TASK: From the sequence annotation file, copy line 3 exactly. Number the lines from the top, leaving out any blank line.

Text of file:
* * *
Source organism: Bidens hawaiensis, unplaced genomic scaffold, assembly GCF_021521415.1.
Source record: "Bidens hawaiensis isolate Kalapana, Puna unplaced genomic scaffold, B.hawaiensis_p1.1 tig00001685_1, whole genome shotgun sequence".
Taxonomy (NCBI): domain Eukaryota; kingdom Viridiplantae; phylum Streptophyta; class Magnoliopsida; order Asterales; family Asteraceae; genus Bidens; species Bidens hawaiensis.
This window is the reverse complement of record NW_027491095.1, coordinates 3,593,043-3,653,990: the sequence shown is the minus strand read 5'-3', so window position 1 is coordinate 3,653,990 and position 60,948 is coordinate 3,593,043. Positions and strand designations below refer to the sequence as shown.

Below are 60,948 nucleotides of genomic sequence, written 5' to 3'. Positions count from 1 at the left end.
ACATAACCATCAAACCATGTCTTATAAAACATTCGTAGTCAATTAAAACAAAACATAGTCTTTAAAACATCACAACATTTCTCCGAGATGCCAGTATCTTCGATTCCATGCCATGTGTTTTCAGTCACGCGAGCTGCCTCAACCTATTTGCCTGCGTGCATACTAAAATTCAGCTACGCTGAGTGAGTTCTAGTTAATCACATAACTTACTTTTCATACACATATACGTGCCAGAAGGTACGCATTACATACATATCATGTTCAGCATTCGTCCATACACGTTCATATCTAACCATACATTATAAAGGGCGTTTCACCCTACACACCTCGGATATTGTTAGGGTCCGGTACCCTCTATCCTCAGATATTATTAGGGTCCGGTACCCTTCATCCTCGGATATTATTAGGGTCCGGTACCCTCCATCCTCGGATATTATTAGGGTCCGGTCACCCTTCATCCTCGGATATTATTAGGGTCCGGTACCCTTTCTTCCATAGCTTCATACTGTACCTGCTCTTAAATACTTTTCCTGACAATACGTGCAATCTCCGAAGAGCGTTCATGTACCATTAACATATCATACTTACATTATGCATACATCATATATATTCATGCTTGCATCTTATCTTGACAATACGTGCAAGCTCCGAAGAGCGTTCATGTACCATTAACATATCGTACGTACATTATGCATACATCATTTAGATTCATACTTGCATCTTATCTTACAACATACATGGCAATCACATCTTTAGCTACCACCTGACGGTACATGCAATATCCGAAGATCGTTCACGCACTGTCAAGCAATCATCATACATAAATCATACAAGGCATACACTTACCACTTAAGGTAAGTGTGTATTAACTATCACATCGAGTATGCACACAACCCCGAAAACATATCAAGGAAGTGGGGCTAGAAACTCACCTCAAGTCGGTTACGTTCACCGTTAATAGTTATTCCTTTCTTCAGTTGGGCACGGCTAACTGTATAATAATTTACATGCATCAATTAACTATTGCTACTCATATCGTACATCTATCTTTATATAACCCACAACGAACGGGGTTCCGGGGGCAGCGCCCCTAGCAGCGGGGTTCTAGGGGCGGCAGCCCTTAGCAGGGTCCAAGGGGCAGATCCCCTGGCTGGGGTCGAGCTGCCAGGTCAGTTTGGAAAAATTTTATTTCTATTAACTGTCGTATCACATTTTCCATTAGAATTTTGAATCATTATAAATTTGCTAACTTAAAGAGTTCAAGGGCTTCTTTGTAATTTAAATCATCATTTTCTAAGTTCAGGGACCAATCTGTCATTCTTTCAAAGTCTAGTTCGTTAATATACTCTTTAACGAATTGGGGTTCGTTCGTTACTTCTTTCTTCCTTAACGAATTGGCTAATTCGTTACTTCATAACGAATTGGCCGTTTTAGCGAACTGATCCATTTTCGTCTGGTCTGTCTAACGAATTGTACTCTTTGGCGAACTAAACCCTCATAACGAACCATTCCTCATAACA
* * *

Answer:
Taxonomy (NCBI): domain Eukaryota; kingdom Viridiplantae; phylum Streptophyta; class Magnoliopsida; order Asterales; family Asteraceae; genus Bidens; species Bidens hawaiensis.